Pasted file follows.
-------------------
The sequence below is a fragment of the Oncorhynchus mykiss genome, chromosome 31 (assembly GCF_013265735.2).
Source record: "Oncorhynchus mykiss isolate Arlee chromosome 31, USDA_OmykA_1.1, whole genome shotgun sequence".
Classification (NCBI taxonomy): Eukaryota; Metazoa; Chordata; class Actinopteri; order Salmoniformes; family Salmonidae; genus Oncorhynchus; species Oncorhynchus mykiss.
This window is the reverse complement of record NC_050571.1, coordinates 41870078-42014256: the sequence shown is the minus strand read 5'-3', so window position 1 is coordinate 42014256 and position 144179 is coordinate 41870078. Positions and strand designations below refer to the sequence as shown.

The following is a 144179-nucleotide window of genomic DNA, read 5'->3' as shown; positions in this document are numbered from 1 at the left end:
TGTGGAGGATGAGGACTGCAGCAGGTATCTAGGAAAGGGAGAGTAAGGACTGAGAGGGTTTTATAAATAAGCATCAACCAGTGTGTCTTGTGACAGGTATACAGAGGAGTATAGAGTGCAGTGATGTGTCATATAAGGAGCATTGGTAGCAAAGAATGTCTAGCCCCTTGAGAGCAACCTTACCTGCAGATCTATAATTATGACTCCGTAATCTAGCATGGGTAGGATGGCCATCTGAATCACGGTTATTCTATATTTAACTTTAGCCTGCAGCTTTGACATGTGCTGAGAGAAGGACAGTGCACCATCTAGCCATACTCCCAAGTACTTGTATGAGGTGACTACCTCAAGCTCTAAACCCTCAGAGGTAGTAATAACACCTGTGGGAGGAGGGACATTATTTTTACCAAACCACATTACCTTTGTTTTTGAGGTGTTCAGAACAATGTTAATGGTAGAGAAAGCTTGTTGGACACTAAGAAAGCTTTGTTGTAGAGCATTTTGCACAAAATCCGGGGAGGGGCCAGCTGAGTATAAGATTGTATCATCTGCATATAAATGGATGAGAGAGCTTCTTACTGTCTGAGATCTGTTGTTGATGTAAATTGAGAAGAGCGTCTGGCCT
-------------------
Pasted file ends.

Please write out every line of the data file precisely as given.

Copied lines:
The sequence below is a fragment of the Oncorhynchus mykiss genome, chromosome 31 (assembly GCF_013265735.2).
Source record: "Oncorhynchus mykiss isolate Arlee chromosome 31, USDA_OmykA_1.1, whole genome shotgun sequence".
Classification (NCBI taxonomy): Eukaryota; Metazoa; Chordata; class Actinopteri; order Salmoniformes; family Salmonidae; genus Oncorhynchus; species Oncorhynchus mykiss.
This window is the reverse complement of record NC_050571.1, coordinates 41870078-42014256: the sequence shown is the minus strand read 5'-3', so window position 1 is coordinate 42014256 and position 144179 is coordinate 41870078. Positions and strand designations below refer to the sequence as shown.

The following is a 144179-nucleotide window of genomic DNA, read 5'->3' as shown; positions in this document are numbered from 1 at the left end:
TGTGGAGGATGAGGACTGCAGCAGGTATCTAGGAAAGGGAGAGTAAGGACTGAGAGGGTTTTATAAATAAGCATCAACCAGTGTGTCTTGTGACAGGTATACAGAGGAGTATAGAGTGCAGTGATGTGTCATATAAGGAGCATTGGTAGCAAAGAATGTCTAGCCCCTTGAGAGCAACCTTACCTGCAGATCTATAATTATGACTCCGTAATCTAGCATGGGTAGGATGGCCATCTGAATCACGGTTATTCTATATTTAACTTTAGCCTGCAGCTTTGACATGTGCTGAGAGAAGGACAGTGCACCATCTAGCCATACTCCCAAGTACTTGTATGAGGTGACTACCTCAAGCTCTAAACCCTCAGAGGTAGTAATAACACCTGTGGGAGGAGGGACATTATTTTTACCAAACCACATTACCTTTGTTTTTGAGGTGTTCAGAACAATGTTAATGGTAGAGAAAGCTTGTTGGACACTAAGAAAGCTTTGTTGTAGAGCATTTTGCACAAAATCCGGGGAGGGGCCAGCTGAGTATAAGATTGTATCATCTGCATATAAATGGATGAGAGAGCTTCTTACTGTCTGAGATCTGTTGTTGATGTAAATTGAGAAGAGCGTCTGGCCT